Parents usually know best. The State must NEVER shut them out
IN A free society, the relationship between parent and child is one of the strongest and most important there is. And so it should be. The enormous majority of parents are responsible and loving. They have raised their children from the beginning, know them better than anyone else and would fiercely defend them against any danger.
As children turn slowly into adults, during the long and often fraught teenage years, this relationship necessarily changes. But it remains strong, and wise institutions value and respect it. Our most successful schools, for instance, are those who involve parents most closely in the education of their offspring.
This is why it is so disturbing and distressing to find that a publicly funded organisation is secretly encouraging girls as young as 13 to take serious steps down the road towards changing their gender.
It cannot be stressed enough that those undergoing such doubts about their gender deserve sympathy, support and help from every quarter. But at the age of 13, it is surely vital that their parents are aware of what is going on. Their knowledge and understanding are indispensable in such a crucial matter.
The State, whether in the form of politically correct teachers or Government and lottery-funded pressure groups, should not have the exclusive right to discuss these matters with anyone so young, or to help them take secret steps towards profound changes in their lives.
The involvement of Government-backed bodies in keeping parents out of any discussion of the future of such young children surely amounts to State interference in private life, which would appear to infringe Article 8 of the European Human Rights Charter, now incorporated in the UK’s law.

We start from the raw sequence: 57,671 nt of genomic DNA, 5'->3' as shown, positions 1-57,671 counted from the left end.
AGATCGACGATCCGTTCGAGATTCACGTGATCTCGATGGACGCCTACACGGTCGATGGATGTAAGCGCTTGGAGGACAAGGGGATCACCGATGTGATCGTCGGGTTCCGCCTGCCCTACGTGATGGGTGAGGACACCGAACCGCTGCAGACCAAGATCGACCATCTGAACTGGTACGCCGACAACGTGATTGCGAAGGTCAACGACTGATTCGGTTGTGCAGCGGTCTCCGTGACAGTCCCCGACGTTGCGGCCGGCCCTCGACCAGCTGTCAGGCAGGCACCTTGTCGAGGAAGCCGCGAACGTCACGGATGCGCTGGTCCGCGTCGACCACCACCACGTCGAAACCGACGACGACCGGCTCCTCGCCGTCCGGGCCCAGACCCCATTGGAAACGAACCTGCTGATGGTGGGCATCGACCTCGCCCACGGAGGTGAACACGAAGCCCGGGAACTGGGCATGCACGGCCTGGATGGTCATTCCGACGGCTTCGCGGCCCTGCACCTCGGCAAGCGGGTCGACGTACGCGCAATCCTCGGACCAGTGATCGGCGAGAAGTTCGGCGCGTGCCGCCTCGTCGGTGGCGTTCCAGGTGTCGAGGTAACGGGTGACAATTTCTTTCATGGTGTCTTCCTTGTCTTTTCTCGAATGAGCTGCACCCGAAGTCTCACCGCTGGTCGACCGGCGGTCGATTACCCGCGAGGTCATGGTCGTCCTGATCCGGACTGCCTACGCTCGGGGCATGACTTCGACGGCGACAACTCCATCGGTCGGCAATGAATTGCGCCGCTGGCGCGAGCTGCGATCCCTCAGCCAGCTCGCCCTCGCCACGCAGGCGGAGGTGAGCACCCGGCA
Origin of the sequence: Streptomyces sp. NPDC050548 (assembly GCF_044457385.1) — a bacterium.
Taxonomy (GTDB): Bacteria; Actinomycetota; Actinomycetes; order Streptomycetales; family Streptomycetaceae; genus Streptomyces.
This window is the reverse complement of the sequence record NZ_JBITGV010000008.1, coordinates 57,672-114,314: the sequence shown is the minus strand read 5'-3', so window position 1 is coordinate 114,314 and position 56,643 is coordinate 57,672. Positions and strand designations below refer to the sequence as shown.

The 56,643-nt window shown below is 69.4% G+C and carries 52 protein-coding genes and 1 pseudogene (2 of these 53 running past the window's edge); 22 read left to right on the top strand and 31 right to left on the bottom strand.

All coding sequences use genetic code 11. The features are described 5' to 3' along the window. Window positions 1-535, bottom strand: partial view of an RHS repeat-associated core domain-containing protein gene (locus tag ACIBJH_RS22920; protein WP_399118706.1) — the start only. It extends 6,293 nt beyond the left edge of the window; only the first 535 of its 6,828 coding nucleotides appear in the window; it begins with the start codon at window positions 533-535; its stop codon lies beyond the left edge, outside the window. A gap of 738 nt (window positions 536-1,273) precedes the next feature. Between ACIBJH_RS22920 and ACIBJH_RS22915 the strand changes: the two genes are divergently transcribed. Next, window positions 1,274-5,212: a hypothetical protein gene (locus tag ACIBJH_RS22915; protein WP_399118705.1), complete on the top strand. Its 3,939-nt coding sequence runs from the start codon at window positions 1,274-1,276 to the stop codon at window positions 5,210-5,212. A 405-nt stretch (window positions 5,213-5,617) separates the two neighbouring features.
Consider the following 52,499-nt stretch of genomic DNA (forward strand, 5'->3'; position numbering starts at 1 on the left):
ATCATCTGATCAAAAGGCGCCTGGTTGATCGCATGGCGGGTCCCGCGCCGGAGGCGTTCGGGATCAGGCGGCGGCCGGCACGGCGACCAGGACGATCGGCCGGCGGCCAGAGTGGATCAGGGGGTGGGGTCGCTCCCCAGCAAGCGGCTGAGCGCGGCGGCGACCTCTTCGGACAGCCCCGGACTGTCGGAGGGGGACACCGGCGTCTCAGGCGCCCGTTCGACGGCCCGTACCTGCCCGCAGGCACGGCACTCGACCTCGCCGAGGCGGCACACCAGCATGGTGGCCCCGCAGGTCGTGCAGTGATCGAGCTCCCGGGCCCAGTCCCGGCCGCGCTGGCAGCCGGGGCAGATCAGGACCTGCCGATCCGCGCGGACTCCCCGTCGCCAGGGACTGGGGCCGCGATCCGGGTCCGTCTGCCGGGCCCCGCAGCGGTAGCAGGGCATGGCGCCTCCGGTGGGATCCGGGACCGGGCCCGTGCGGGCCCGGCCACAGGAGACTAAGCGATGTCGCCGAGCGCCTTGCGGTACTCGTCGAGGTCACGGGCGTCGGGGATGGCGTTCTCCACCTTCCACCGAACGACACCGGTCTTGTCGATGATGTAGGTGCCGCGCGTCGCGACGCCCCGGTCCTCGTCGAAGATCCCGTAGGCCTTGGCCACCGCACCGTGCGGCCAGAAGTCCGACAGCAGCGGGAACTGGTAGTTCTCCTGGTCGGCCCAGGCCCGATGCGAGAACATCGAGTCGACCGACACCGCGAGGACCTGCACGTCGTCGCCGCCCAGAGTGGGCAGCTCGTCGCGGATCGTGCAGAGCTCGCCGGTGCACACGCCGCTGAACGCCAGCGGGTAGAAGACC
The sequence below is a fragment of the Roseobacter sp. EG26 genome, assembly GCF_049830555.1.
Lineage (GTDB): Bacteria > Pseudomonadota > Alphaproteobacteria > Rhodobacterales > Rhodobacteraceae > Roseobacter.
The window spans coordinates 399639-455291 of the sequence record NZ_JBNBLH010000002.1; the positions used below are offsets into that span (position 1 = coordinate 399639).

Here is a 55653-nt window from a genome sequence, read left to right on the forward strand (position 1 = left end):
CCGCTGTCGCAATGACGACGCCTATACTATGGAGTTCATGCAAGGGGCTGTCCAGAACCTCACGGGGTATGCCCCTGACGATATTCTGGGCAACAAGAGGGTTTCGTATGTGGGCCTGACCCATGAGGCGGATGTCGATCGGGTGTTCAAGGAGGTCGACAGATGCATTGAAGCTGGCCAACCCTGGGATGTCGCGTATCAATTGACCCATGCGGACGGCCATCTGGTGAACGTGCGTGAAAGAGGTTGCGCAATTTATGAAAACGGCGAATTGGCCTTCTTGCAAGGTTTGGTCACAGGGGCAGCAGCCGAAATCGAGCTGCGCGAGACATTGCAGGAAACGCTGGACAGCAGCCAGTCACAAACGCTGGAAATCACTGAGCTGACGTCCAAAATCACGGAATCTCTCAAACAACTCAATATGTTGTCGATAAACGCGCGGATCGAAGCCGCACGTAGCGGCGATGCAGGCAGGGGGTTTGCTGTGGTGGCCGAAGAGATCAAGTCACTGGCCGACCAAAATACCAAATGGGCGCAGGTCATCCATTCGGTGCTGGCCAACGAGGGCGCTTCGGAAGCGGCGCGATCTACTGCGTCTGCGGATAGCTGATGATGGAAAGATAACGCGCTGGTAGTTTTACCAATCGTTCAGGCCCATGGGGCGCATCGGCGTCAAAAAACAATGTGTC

Leaving the law aside, at very young ages, it is surely essential for the young person’s welfare that parents are at the very least aware that their daughters are using garments such as chest binders, which can have serious long-term effects on the physical health of their users.
Outsiders with strong passions or agendas are certain to place more importance on their treasured goals, and less on the risks to the individual. The LGBT Foundation must either stop behaving in this fashion, or cease to receive public funds of any kind.
A far-Right UKIP is a menace to us all
NOBODY could dismiss Nigel Farage as a soppy liberal, or as a member of the Establishment. So members of UKIP cannot easily ignore his fervent warnings against the party’s alarming flirtation with Stephen Yaxley-Lennon, the raucous and highly controversial founder of the English Defence League who calls himself ‘Tommy Robinson’.
UKIP’s new leader, Gerard Batten, has chosen Mr YaxleyLennon as an adviser and now proposes to involve him in a planned pro-Brexit rally in London next Sunday.
Mr Farage – who fears that any association with Mr YaxleyLennon will destroy not just UKIP but the whole Brexit cause – is threatening to tear up his UKIP membership card unless Mr Batten is removed at a special meeting today. He warns of ‘scuffles, violence and worse’ if his advice is ignored. He may well be right.
UKIP, for all its faults, has played an important part in transforming British politics and persuading the established parties to take the EU issue seriously. And Mr Farage, for all his faults, always kept UKIP away from the football-hooligan fringe of the far right, helping to put paid to the highly unpleasant British National Party.
It will be bad for British politics, and for the country as well, if UKIP now seeks salvation in grubby and unpleasant street politics.